Release:2017, Vol. 3. №2
About the authors:Dinara G. Mamrayeva, Cand. Sci. (Econ.), Associate Professor, Department of Marketing, Karaganda State University named after academician Ye. A. Buketov; email@example.com
The paper studies quantitative values and indices describing the inventive activity in Kazakhstan for the period from 2007 to 2015.
The emphasis is placed on the analysis of the number of patents granted for inventions, industrial prototypes, utility models and trademarks. The paper shows how patent applications are distributed between domestic and foreign applicants by main classes in accordance with the International Patent Classification. The major part of patent applications is accounted for representatives of countries such as USA (28%), Russia (18%) and Germany (18%). According to the International Patent Classification, a significant number of titles of protection is issued in the following areas: Human Necessities (485 patents and innovation patents), Chemistry and Metallurgy (371), Various Process Operations (191), Mechanical Engineering, Lighting, Heating (167), Construction and Mining (137).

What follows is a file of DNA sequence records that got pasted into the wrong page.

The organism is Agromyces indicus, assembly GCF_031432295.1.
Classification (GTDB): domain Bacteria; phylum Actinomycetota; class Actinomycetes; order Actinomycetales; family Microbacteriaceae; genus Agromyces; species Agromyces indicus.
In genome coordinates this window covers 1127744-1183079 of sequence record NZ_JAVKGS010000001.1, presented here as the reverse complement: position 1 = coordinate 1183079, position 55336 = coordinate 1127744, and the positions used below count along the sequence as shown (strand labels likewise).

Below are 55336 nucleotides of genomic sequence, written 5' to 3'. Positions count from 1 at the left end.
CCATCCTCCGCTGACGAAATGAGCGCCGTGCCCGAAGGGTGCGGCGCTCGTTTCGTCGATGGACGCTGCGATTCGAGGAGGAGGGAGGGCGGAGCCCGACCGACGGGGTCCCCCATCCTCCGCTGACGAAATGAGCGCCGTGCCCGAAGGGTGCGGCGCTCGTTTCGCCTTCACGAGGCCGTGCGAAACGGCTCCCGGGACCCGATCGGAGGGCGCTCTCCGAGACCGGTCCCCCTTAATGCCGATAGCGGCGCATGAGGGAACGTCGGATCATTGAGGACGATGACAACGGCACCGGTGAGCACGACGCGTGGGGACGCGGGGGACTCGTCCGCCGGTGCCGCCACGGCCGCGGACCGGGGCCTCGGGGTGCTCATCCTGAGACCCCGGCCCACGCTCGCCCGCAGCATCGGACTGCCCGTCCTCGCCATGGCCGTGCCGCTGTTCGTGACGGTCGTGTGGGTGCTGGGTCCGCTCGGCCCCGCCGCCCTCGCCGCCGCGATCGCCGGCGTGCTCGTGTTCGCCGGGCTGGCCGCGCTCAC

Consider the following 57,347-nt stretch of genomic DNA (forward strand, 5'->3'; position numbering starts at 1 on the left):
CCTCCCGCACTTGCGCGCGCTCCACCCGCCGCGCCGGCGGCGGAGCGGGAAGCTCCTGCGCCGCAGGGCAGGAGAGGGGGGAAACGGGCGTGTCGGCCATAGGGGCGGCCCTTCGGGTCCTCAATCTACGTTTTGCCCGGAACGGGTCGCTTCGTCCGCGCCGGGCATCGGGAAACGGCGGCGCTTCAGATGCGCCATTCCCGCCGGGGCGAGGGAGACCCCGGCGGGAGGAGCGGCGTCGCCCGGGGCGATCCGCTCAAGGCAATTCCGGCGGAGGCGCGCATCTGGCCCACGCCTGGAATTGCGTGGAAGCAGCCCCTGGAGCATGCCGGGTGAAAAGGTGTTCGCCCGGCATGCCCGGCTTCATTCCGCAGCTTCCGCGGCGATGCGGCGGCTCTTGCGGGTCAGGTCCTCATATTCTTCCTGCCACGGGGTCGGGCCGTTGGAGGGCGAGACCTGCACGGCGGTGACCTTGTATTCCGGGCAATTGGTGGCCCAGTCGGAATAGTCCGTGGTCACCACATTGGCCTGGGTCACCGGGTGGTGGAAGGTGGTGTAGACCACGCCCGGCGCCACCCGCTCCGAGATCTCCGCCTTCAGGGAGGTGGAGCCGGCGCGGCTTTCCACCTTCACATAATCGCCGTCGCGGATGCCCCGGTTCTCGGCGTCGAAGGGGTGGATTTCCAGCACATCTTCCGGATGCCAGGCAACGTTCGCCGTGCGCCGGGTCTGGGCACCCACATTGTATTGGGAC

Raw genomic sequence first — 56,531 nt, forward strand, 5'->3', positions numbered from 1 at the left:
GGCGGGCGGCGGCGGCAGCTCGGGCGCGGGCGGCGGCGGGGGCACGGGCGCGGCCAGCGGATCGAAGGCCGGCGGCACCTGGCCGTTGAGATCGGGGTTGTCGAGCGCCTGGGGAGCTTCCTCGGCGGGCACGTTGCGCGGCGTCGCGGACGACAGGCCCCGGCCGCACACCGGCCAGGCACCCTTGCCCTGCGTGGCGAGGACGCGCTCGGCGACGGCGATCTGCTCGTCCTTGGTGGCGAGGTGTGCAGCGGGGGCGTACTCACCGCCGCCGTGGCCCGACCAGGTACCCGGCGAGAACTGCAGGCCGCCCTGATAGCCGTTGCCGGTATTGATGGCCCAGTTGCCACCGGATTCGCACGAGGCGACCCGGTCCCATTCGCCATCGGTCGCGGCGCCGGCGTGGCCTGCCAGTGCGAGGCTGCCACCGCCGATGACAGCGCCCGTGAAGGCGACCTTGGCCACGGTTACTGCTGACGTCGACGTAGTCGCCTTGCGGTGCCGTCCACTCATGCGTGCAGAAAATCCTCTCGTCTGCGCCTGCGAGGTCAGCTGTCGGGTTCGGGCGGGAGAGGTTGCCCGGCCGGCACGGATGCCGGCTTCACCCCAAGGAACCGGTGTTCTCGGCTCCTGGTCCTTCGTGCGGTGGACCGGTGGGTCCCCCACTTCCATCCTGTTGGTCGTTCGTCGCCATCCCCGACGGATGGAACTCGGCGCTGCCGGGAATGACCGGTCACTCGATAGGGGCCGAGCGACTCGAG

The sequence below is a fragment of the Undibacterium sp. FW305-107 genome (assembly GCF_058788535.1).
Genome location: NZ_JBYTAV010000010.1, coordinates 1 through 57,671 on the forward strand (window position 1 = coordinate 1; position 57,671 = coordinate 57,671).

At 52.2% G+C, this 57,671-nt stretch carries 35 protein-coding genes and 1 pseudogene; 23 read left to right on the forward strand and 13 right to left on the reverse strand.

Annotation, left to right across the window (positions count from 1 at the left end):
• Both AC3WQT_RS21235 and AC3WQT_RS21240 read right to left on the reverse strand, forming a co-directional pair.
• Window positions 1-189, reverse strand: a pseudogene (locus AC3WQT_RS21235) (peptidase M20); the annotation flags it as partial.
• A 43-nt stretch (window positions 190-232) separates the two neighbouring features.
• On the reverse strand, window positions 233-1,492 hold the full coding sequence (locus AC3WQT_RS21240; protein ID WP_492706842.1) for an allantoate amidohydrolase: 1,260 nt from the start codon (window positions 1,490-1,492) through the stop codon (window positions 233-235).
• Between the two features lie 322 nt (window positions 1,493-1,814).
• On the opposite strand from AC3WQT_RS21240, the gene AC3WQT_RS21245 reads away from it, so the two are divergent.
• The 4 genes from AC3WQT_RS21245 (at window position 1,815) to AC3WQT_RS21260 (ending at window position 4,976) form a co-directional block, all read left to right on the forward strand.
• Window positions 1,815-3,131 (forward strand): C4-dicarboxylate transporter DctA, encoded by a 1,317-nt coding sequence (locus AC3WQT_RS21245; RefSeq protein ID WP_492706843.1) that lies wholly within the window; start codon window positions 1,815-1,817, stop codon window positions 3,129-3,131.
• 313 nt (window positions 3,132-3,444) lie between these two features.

There is a progressive trend in the licensed trade in intellectual property in Kazakhstan. Nevertheless, many enterprises are still characterized by low innovative activity that is proved by the fact that only 3 to 6 percent of invention contracts registered in the country find their practical use. The share of innovative products in the Gross Domestic Product accounts for less than 1%. The paper presents findings of an expert survey that revealed problems facing enterprises in the process of their innovative activity and the commercialization of intellectual deliverables. As the survey shows, the major obstacles hindering the innovative activity of enterprises are excess bureaucracy, traditional conservatism of key economic sectors in the region, the lack of innovation culture and managerial personnel. According to respondents, the most effective measures of state support are improvement of higher education, tax incentives, legislation, and investments to create a full-fledged innovation infrastructure.